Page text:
COLUMBIA - The chaos had calmed. Reality replaced giddy celebration by the time Tiffany Mitchell joined her teammates near a quiet corner of the Colonial Life Arena media room Monday night.

Her coach was busy toeing the company line, surrounded by a throng of reporters just a few steps away. How did it feel to be the first South Carolina women's basketball team selected as a No. 1 seed in the NCAA tournament? Great, Dawn Staley said. But there is more work to do. Pressure underlies their honor.

Maybe Staley would like to consider the No. 1 seed as just a number, but it's not. There is swagger and bravado that comes with being the alpha dog in March. And there's an overwhelming sense of accomplishment. It's what Mitchell felt as she joined her teammates in the corner, her excitement slipping out with a squeal.

"One seed," the SEC player of the year said with delight.

Her joy was met by happy giggles.

"It was just a great feeling to see our name finally pop across," Mitchell said. "I know (center Elem Ibiam's) hands were kind of getting clammy, and my knees were shaking. The anxiety was building up a lot. So to just see our name finally pop up, it was great."

It was that kind of night inside South Carolina's home gym.

The Gamecocks knew the sheer joy brought on by their first No. 1 seed in program history wouldn't overshadow the weighty expectations they'll face this month. South Carolina will host No. 16 seed Cal State Northridge at 5:30 p.m. Sunday in Seattle, and it will be expected to run up the score like a varsity team playing the junior varsity.

A No. 1 seed demands a trip to the Final Four, if not more. There's also a reason it's called "March Madness" this time of year. Upsets are the norm. Staley, who twice played in the Final Four at Virginia with No. 1-seeded teams, knows the treacherous path as well as anyone.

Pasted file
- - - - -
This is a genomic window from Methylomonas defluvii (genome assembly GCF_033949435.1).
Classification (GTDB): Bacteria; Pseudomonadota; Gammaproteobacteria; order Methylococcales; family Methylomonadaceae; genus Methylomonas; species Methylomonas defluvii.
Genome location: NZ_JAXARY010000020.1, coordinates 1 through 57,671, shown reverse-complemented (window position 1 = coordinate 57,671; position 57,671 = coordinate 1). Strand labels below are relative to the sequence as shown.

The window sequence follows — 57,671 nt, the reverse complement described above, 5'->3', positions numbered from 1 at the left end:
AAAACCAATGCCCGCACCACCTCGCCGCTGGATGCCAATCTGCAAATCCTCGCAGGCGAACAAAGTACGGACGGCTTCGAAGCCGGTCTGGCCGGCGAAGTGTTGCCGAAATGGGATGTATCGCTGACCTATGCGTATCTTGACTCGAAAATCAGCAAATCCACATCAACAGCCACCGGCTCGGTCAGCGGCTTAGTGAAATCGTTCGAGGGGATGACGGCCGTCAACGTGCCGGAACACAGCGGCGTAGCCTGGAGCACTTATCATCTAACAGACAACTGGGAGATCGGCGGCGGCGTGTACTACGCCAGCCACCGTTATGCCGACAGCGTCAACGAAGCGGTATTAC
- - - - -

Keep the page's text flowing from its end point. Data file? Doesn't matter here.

It's why Staley told the crowd of roughly 300 fans at Colonial Life Arena her team would exercise the "24-hour rule," appreciating their accomplishment only for the night before preparing for the Matadors.

"You can pretty much throw the seeds out when it's time to jump the ball up," Staley said. "Because everybody is going to be playing to stay alive, and we'll be in that same boat. So hopefully the team that can settle down and play the most poised and the way they've played all season long will win."

True, South Carolina will be grouped with 15 other teams trying to win the Stanford Regional, but a No. 1 seed makes their path considerably more realistic. The Gamecocks are a collision course with No. 2 seed Stanford on the Cardinal's home court in the Elite Eight. That's no easy task, yet a worthwhile price to avoid playing undefeated UConn and Notre Dame.

South Carolina entered the night projected as a No. 2 seed in the South Bend Regional. Even Staley said she expected to be a No. 2 seed. After USC won its first outright SEC championship, she thought the Gamecocks had to advance to the SEC tournament title game just to have a shot at a No. 1.

When Tennessee was announced as a No. 1 seed in the Louisville Regional midway through ESPN's selection show, it seemed inevitable South Carolina would fall to the two line. Many experts expected the final No. 1 seed to come down to the two SEC opponents.

Instead, half the No. 1 seeds will come from the SEC - a remarkable feat for the league. The last time the conference posted two No. 1 seeds was with Tennessee and LSU in 2005.

"I think it says that this is a complicated and very difficult conference to compete in," junior forward and Goose Creek native Aleighsa Welch said. "We have a lot of great teams and great competition. You have a dogfight on your hands every single night playing in the SEC. So it's just great to see so many teams have been able to come out of this tournament."

As fulfilling as Monday night was for a program on the rise, the final destination is what matters.

It's been six years since the SEC has sent a team to the Final Four. Now, the Gamecocks hope to end that drought. And, if chalk reigns, they have a navigable path.

Still, Staley recognized her program had taken an important step.

"A lot of times, people don't want to give newcomers their due," Staley said. "I'm glad the committee gave someone like us, the University of South Carolina, the No. 1 seed because it gives hope to some of those other programs that are teetering on being a very good program. It goes to show if you do the work, if you put the work in, if you become successful, that's what's at the end of the tunnel. Obviously, we did that, but we surely have to continue it."